The Ecology of the Bait Station

Kelty, Christopher M., (2023) The Ecological Origins and Consequences of the Rodent Bait Station: From WWII Britain to Contemporary California, Medical Anthropology, 42:4, 397-414, DOI: 10.1080/01459740.2023.2213390 (Download a copy)


This article describes the origin of the rodent bait station, a globally distributed system for controlling rats, currently creating a secondary ecological crisis affecting wildlife who eat rats that have eaten the poison. I argue that this system is tied to settler colonial places like California and that banning poison will not address the crisis. It details the history of this box as a scientific ecological solution to rat control, created by Charles Elton and his research group during WWII. I pair this account with an account of contemporary science into the ecological crisis of rodenticides.

Kelty, Christopher M. (with Anjelica Sayno). 2021. “The ecology of the bait station.” Labyrinth Project Working Paper. (Download a copy)


Bait stations are the small black boxes tucked along the edge of buildings and property lines nearly everywhere in the world. Inside, they hold a rodenticide aimed primarily at killing Rattus rattus and Rattus Norwegicus–black and brown rats, humans’ most successful, widespread, and despised companion/commensal/synanthropic species. Outside they connect rats and the poison they eat to problems of the secondary poisoning of predators, to the desperate attempts to eradicate an animal associated with disease, property damage, ecological destruction, and the extinction of native species. This paper reports on research among pest control professionals, residents, and academic biologists into the management of commensal pests in Los Angeles by examining the case of a small, unassuming technology designed to remediate the effects of human domination of the planetary ecology. Inside this anthropocene-in-a-box we explore the the chemical ingenuity of bait blocks with their poisons, attractants, food and binders, the unexpected wealth of insects and reptiles the boxes harbor, and the legal and economic role they play in a working class pest control industry. Outside the box, the secondary and sublethal effects of rodenticide connect up the affective economies of animal activists and wealthy residents of a “biodiversity hotspot” under threat, with homeless crises, typhus outbreaks, and a city struggling with new governmental forms of sustainability and resilience.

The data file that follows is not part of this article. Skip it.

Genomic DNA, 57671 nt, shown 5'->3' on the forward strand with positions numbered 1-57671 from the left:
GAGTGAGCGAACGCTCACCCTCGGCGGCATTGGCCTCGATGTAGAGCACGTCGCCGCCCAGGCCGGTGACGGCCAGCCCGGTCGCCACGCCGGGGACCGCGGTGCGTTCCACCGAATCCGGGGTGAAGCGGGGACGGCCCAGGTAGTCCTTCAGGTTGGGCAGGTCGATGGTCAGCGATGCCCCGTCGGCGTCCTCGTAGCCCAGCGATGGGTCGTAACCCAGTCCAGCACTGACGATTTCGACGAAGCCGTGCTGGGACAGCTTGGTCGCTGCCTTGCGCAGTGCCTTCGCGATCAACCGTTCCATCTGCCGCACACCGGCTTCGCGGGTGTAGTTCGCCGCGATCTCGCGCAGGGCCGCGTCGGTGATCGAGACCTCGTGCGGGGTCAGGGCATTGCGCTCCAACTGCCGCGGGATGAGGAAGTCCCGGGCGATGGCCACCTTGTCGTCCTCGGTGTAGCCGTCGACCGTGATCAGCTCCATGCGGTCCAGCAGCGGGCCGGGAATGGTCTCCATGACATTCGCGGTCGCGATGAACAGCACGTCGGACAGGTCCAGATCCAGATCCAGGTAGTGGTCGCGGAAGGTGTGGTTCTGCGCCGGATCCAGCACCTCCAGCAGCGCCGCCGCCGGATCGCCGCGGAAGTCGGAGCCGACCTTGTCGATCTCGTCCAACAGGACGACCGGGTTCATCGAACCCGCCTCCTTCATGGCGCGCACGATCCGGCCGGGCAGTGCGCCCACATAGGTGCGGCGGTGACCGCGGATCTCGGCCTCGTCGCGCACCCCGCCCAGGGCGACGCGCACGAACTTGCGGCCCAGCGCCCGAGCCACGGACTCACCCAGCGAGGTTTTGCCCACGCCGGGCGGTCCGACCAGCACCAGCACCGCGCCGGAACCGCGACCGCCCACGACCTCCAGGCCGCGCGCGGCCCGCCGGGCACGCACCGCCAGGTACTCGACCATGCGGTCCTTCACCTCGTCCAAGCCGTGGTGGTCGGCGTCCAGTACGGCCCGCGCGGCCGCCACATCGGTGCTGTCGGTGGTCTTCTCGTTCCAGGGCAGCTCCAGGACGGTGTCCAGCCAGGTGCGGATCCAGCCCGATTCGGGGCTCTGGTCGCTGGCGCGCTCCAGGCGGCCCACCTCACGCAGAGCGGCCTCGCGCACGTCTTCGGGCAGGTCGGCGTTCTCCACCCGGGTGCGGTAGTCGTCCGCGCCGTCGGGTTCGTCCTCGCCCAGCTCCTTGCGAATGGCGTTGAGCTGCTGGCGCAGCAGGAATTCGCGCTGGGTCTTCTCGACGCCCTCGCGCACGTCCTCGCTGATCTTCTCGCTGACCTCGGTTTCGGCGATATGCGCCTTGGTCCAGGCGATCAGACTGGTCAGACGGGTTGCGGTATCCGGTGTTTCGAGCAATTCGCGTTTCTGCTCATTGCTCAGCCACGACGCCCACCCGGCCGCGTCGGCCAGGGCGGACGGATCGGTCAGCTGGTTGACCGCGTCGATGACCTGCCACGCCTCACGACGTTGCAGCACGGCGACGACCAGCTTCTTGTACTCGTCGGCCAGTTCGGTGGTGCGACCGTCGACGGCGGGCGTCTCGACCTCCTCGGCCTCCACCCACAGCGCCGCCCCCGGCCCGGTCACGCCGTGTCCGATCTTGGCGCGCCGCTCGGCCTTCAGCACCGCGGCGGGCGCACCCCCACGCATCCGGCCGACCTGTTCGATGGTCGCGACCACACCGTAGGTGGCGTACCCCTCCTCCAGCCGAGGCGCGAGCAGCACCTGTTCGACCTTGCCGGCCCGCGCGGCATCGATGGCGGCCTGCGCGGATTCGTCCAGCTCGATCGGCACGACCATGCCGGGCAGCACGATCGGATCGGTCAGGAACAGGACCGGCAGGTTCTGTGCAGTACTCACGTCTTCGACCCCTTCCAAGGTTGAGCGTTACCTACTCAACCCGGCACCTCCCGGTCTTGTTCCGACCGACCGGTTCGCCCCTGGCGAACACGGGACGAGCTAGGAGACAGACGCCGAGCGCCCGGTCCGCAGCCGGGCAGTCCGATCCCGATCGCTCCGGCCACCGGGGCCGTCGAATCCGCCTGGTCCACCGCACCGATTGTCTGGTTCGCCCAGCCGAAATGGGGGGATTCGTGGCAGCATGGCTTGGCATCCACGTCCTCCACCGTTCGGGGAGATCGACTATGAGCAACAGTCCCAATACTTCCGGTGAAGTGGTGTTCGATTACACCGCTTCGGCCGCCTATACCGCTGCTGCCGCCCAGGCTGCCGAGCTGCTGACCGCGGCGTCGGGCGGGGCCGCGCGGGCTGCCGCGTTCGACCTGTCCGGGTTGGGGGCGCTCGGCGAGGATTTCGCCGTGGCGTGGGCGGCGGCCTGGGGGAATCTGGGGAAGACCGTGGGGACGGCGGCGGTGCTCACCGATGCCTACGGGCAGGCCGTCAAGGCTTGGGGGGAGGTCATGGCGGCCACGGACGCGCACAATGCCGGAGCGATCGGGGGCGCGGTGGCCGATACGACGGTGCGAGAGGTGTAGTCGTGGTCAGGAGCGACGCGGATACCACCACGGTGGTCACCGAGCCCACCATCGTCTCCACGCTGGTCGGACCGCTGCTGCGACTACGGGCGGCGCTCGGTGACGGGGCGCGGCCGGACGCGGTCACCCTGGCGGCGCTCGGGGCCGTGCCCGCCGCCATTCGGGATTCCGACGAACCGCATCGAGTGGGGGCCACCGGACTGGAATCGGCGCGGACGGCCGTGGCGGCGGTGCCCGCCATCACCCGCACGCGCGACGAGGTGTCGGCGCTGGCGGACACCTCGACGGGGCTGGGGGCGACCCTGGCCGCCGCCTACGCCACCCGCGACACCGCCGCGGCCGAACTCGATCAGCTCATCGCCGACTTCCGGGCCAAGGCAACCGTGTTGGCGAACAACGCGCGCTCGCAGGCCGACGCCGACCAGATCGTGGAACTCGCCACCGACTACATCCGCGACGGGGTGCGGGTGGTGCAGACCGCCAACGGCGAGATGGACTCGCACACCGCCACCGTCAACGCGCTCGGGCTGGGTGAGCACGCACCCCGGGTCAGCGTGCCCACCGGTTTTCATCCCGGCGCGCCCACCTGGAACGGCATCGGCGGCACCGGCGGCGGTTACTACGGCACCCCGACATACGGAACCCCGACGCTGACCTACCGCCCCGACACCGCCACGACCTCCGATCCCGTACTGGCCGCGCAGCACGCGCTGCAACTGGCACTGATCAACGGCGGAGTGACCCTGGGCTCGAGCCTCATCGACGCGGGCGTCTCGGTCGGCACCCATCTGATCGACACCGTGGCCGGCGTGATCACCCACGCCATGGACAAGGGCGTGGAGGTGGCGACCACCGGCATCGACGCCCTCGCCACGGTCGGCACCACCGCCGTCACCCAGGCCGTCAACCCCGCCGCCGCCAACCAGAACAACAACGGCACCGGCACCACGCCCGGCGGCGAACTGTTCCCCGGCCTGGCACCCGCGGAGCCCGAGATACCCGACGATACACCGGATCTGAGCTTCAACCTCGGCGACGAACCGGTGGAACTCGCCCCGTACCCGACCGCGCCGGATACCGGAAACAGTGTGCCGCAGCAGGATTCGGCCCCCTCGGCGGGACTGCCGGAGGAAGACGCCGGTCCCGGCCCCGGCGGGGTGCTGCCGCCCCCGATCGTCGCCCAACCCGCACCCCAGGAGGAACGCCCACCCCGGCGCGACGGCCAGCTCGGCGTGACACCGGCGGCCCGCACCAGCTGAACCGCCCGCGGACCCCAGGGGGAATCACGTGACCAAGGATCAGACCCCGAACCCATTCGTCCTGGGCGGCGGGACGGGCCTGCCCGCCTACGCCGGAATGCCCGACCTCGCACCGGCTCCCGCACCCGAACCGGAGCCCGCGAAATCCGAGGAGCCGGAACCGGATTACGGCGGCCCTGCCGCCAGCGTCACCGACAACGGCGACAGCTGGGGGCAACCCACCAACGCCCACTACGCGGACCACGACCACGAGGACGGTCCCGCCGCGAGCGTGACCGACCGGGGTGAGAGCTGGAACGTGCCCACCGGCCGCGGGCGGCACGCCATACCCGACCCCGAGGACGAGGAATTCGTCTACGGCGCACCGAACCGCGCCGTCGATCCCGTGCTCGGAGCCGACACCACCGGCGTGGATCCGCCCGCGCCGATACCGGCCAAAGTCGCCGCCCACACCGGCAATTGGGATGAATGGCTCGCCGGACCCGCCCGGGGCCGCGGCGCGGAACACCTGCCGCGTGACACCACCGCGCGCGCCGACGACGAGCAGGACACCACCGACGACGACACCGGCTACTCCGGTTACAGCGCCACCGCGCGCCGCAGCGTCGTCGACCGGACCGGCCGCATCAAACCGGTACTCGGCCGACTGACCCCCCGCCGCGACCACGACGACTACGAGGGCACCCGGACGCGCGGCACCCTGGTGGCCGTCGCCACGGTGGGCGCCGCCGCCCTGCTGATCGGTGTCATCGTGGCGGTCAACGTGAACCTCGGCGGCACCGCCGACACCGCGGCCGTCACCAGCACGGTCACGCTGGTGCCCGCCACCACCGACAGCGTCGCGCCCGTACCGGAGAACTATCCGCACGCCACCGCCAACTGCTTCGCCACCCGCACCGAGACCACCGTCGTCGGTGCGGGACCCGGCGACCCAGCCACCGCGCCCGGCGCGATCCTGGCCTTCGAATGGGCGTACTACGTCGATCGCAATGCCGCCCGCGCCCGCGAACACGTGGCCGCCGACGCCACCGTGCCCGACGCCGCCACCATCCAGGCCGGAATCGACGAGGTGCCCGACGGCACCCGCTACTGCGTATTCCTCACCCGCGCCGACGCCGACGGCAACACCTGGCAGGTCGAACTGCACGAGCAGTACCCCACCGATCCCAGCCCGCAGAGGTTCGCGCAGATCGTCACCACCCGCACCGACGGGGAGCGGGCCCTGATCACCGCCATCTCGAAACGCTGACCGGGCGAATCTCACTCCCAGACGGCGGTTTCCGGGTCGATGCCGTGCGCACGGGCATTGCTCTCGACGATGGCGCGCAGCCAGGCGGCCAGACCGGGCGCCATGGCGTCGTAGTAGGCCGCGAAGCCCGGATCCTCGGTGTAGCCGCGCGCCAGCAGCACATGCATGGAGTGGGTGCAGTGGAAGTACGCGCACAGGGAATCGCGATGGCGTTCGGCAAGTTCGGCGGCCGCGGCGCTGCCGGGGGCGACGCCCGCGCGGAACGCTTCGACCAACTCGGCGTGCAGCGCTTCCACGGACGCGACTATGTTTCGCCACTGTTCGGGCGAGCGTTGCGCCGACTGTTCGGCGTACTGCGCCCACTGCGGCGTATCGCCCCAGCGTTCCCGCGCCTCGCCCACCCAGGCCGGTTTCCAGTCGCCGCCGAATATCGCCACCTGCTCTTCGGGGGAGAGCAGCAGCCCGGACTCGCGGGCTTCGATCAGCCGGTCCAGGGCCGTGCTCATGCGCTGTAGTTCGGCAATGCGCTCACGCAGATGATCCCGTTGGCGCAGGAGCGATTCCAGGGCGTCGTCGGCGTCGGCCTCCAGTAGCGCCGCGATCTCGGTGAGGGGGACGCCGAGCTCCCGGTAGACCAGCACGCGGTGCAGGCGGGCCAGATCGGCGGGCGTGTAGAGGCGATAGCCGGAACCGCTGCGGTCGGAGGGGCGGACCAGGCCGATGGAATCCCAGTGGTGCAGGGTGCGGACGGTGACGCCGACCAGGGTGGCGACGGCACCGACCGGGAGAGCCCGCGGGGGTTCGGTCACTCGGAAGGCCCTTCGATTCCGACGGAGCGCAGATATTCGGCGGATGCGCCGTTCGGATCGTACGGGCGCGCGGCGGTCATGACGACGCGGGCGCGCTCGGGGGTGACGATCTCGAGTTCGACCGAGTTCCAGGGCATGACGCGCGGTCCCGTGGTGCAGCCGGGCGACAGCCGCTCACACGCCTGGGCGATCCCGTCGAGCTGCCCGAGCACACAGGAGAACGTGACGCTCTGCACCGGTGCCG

Kelty, Christopher M.. 2021. “The Rodent Bait Station as Reservoir.” Conference Paper presented at “Reframing Disease Reservoirs: Histories and Ethnographies of Pathogens and Pestilence”, St. Andrews University, May 28. (Download a copy)


Based on two years of fieldwork with pest control professionals in Los Angeles, California, this paper opens up the last black box: the rodent bait station; the small, ubiquitous black boxes used to deliver poison to black and brown rats in cities around the world. The rodent bait station is a reservoir, a refuge, and a refractory element of urban ecologies today. It is an element of and in the urban ecology—one that serves as a food resource and safe nesting spot, as much as a killing chamber. It purports to keep the population of rats—the reservoir of the most dread diseases—by providing a steady diet of a poison which accumulates so effectively that there is no animal in the food chain in California without traces of it in their bodies. To save its mountain lions, California placed a moratorium on anticoagulant poisons in 2020, leading some to predict a rat apocalypse and the next pandemic. Underestimated in all of this talk of disease and off-target poisoning, the black box simply disappears (as it was always designed to do), even though it is the key to understanding how the livelihood working class, mostly white pest control technicians intersects with the temporality of anti-coagulant poisons, wildlife activists, disease monitoring veterinarians, and the strange logics of contemporary pest control capitalism.